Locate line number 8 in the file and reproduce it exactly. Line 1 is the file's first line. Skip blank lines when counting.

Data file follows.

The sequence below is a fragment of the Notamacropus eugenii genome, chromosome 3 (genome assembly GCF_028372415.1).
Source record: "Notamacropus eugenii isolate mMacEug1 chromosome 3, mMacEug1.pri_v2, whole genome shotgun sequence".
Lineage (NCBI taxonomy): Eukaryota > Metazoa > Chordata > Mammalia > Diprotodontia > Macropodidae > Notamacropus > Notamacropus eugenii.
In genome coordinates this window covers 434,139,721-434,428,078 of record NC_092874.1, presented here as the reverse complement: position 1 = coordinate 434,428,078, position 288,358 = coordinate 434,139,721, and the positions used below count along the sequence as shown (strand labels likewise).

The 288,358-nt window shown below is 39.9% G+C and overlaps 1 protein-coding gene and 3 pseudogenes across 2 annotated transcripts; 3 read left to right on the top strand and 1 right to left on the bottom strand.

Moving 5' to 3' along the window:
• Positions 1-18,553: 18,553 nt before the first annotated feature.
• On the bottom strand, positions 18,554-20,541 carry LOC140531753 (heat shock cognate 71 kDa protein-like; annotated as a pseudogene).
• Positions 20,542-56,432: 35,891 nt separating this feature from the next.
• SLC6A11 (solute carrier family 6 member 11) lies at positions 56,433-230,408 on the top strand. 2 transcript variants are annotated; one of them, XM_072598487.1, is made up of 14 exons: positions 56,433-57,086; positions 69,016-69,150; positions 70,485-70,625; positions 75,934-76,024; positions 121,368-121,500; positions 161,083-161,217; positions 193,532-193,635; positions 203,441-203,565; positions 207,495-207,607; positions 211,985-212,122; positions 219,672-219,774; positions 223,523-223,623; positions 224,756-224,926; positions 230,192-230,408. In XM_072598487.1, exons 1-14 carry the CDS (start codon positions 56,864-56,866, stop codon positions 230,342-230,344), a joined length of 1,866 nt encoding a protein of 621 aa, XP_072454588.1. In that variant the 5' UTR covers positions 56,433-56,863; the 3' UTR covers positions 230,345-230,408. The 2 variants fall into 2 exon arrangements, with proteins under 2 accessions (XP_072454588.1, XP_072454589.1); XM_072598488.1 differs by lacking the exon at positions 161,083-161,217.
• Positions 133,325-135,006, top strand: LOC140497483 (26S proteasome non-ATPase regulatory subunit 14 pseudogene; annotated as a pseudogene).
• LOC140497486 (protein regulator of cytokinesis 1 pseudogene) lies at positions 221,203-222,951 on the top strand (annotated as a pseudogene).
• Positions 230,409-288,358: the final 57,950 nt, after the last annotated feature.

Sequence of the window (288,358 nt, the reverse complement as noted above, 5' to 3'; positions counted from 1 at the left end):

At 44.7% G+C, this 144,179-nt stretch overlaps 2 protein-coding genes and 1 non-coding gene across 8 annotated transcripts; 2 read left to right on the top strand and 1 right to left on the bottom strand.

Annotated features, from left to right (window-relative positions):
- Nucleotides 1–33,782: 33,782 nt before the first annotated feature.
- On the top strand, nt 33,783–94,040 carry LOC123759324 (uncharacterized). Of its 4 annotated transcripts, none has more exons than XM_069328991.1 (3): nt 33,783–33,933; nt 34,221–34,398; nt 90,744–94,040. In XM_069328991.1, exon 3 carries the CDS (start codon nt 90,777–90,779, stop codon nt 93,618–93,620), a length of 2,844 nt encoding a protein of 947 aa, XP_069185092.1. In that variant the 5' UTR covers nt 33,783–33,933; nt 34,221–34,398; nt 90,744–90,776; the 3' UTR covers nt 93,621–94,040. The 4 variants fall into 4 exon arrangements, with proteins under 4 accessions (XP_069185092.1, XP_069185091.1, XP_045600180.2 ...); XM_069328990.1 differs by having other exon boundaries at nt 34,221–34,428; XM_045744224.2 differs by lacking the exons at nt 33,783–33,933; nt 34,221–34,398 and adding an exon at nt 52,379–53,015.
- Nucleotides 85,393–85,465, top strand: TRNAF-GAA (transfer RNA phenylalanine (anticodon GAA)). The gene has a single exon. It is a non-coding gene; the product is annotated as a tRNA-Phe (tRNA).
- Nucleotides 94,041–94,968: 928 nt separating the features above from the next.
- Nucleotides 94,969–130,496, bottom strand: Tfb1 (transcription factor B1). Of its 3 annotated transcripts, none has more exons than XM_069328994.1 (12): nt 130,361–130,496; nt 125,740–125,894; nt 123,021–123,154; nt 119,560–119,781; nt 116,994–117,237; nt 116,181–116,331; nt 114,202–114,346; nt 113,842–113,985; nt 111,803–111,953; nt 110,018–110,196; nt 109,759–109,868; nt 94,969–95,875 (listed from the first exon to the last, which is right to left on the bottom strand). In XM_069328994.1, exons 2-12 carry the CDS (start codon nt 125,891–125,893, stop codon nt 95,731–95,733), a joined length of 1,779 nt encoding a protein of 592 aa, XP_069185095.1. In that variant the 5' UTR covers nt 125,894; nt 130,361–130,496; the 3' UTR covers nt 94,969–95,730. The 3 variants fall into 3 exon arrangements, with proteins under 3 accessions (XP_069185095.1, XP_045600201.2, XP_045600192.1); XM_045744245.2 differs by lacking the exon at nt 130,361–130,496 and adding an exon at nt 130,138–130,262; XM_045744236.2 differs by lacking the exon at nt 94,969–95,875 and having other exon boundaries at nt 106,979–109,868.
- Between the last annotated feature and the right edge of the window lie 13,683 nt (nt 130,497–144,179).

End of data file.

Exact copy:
• On the bottom strand, positions 18,554-20,541 carry LOC140531753 (heat shock cognate 71 kDa protein-like; annotated as a pseudogene).